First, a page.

Several research studies have confirmed that cross-racial interactions can increase an individual’s professional competence through fostering openness to opposing points of view, reducing prejudice, enhancing their social self-confidence, and improving their ability to negotiate controversial issues. As a student’s exposure to cross-racial and cultural exchange increases, the student demonstrates increases in cognitive development, self-confidence, understanding, and tolerance. In a survey of over 6,000 alumni of four major research institutions, researchers discovered that those who reported experiencing “substantial” levels of cross-racial interaction in college demonstrated significantly higher skill development in several areas, including the ability to form creative ideas and solutions compared to those who reported only having “some” or “little” cross-racial interaction.
A study cited in Harvard’s amicus brief found that students who reported exposure to diverse opinions, cultures and values developed skills to “work cooperatively with diverse people, discuss and negotiate controversial issues, and engage in perspective taking.”
The American Psychological Association amicus brief reinforced the point:
A critical mass of diverse student groups promotes “the attitudes, knowledge, and skills that prepare college students for meaningful participation in a pluralistic and diverse democracy.” This stems from the development of a student’s cultural competence and “pluralistic orientation: the ability to see multiple perspectives; the ability to work cooperatively with diverse people; the ability to discuss and negotiate controversial issues; openness to having one’s views challenged; and tolerance of others with different beliefs.”
Again, our graduates responding to my survey agree:
- “West offers an intangible, racial and socioeconomic diversity in the student population, that cannot be overestimated and is not typically present in private or suburban schools. . . . [T]he benefits in terms of student growth and tolerance are critically important and will not occur in a homogeneous student body.”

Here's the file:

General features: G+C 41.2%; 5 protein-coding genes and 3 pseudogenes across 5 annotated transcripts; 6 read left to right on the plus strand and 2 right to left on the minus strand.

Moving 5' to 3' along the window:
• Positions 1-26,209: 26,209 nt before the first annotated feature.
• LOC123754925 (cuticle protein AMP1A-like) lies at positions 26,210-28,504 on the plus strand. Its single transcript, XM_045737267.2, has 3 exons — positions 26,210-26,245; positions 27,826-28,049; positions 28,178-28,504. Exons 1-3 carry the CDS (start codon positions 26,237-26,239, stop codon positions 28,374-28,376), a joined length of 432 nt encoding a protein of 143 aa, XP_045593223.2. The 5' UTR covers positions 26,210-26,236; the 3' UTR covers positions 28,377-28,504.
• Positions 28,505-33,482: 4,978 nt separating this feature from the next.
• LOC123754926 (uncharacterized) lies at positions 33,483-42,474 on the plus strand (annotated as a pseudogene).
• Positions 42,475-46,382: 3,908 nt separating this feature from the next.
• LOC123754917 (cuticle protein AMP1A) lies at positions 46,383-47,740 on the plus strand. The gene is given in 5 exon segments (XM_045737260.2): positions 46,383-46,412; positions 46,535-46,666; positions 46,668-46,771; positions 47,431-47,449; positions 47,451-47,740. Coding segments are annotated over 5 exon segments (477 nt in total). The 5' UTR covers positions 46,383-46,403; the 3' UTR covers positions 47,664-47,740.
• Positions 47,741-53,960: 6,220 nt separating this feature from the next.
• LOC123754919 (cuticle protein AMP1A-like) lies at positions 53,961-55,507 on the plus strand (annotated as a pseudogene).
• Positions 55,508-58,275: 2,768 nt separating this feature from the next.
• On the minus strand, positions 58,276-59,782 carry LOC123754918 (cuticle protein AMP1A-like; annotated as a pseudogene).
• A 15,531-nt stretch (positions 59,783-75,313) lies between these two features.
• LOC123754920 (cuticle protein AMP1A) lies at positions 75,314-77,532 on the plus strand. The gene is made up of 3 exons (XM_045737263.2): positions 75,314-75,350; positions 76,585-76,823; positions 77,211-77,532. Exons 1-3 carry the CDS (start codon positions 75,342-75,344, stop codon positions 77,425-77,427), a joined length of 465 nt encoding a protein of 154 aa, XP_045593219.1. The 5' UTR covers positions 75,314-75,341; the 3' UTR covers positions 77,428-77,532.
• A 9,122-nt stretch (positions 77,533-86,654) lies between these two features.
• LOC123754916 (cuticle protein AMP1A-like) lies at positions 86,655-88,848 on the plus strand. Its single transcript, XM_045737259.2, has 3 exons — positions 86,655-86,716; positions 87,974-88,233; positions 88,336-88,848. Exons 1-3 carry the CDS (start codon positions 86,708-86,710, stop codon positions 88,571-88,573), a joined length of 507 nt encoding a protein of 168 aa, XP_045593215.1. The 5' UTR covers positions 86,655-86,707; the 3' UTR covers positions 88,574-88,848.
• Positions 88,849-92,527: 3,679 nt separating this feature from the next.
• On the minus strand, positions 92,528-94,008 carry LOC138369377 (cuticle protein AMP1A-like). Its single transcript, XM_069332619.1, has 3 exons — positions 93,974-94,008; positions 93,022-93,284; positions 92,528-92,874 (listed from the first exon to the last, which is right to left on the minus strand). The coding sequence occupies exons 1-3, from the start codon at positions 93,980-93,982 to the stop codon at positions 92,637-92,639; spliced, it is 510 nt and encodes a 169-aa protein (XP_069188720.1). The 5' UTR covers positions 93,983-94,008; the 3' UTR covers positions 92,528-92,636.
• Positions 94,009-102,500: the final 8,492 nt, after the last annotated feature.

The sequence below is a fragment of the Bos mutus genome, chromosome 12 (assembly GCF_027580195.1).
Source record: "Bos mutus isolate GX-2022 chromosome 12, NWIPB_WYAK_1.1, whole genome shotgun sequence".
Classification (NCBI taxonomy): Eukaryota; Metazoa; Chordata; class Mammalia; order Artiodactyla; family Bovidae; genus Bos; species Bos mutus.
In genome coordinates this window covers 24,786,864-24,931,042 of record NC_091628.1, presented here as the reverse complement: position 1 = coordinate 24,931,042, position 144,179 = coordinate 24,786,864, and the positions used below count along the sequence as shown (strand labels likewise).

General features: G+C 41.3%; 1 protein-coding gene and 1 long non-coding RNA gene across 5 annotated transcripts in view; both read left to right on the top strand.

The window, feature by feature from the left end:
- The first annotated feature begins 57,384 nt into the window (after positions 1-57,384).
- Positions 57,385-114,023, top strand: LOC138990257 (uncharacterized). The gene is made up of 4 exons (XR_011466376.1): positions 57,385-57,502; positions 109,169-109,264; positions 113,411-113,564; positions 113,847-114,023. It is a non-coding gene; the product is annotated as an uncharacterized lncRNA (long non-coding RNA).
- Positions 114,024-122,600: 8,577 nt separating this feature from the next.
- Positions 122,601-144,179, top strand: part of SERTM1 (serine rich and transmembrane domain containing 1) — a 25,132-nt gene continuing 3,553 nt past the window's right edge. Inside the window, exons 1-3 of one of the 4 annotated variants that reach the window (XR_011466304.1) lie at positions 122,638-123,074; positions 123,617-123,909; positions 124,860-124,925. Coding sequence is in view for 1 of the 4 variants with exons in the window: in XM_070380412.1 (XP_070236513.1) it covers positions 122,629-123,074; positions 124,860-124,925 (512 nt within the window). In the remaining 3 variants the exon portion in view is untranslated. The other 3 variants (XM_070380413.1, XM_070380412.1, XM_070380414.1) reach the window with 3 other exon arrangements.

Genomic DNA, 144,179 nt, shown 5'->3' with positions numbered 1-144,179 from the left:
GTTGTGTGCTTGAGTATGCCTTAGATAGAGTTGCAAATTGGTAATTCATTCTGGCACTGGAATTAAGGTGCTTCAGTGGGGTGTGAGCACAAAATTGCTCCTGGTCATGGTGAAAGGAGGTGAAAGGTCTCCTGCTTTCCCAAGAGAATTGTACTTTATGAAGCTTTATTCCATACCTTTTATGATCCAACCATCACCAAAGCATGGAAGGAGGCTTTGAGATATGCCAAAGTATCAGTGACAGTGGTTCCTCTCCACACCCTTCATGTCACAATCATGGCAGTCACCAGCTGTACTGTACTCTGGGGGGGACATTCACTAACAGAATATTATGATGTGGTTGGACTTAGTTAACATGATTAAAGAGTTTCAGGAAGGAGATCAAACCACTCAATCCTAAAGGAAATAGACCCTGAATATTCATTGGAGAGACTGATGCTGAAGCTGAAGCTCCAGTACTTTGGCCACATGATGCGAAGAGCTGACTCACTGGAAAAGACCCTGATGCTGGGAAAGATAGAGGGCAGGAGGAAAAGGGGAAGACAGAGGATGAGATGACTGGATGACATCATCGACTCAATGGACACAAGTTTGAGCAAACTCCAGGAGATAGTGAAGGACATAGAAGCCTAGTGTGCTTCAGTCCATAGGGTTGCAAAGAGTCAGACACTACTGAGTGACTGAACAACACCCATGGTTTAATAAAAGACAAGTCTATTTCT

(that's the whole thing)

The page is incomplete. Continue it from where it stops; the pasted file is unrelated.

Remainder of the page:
- “I believe attending a high school as diverse as La Follette was extremely beneficial to me. I was exposed to a number of different cultures, both across economic classes and ethnicities. Particularly learning from the Hmong students about how different their lives were helped me to understand just how different someone’s beliefs can be.”
- “Growing up with friends of all backgrounds has made me far more tolerant of different opinions and beliefs, and much more comfortable in situations with diverse groups of people.”
- “East was a pretty diverse school. . . . I think it helped me prepare for adapting quickly to any situation I would encounter in college, and gave me the social skills to fit in pretty much anywhere.
C. Workplace Preparation
The enhanced understandings and aptitudes that students develop in diverse classrooms equip them with skills that are critical for today’s workplaces. The amicus brief of Social and Organizational Psychologists explains:
As American companies have begun to seek out diversity for productivity and profitability, the ability to work within a diverse environment has become an increasingly important skill. Students who function within a complex diverse educational environment develop a deeper understanding of the social world, and develop the cultural-competence skills now necessary for professional success.
The point was underscored powerfully by the amicus brief submitted by nearly half the Fortune 100 companies. The brief states:
[P]eople who have been educated in a diverse setting make valuable contributions to the workforce in several important ways. Such graduates have an increased ability to facilitate unique and creative approaches to problem-solving by integrating different perspectives and moving beyond linear, conventional thinking; they are better equipped to understand a wider variety of consumer needs, including needs specific to particular groups, and thus to develop products and services that appeal to a variety of consumers and to market those offerings in appealing ways; they are better able to work productively with business partners, employees, and clients in the United States and around the world; and they are likely to generate a more positive work environment by decreasing incidents of discrimination and stereotyping.
Amici’s interest in and need for diversity – and, by extension, the state’s interest in diversity in higher education – has become even more compelling as time has passed. American corporations must address the needs of an increasingly diverse U.S. population and a growing global market, and they need a workforce trained in a diverse environment in order to succeed in these arenas.
In Grutter, employers’ recognition of the benefits of diversity contributed to the Supreme Court’s finding that colleges are justified in taking diversity into account in admissions: “These benefits are not theoretical but real, as major American businesses have made clear that the skills needed in today’s increasingly global marketplace can only be developed through exposure to widely diverse people, cultures, ideas, and viewpoints.”
D. Civic Engagement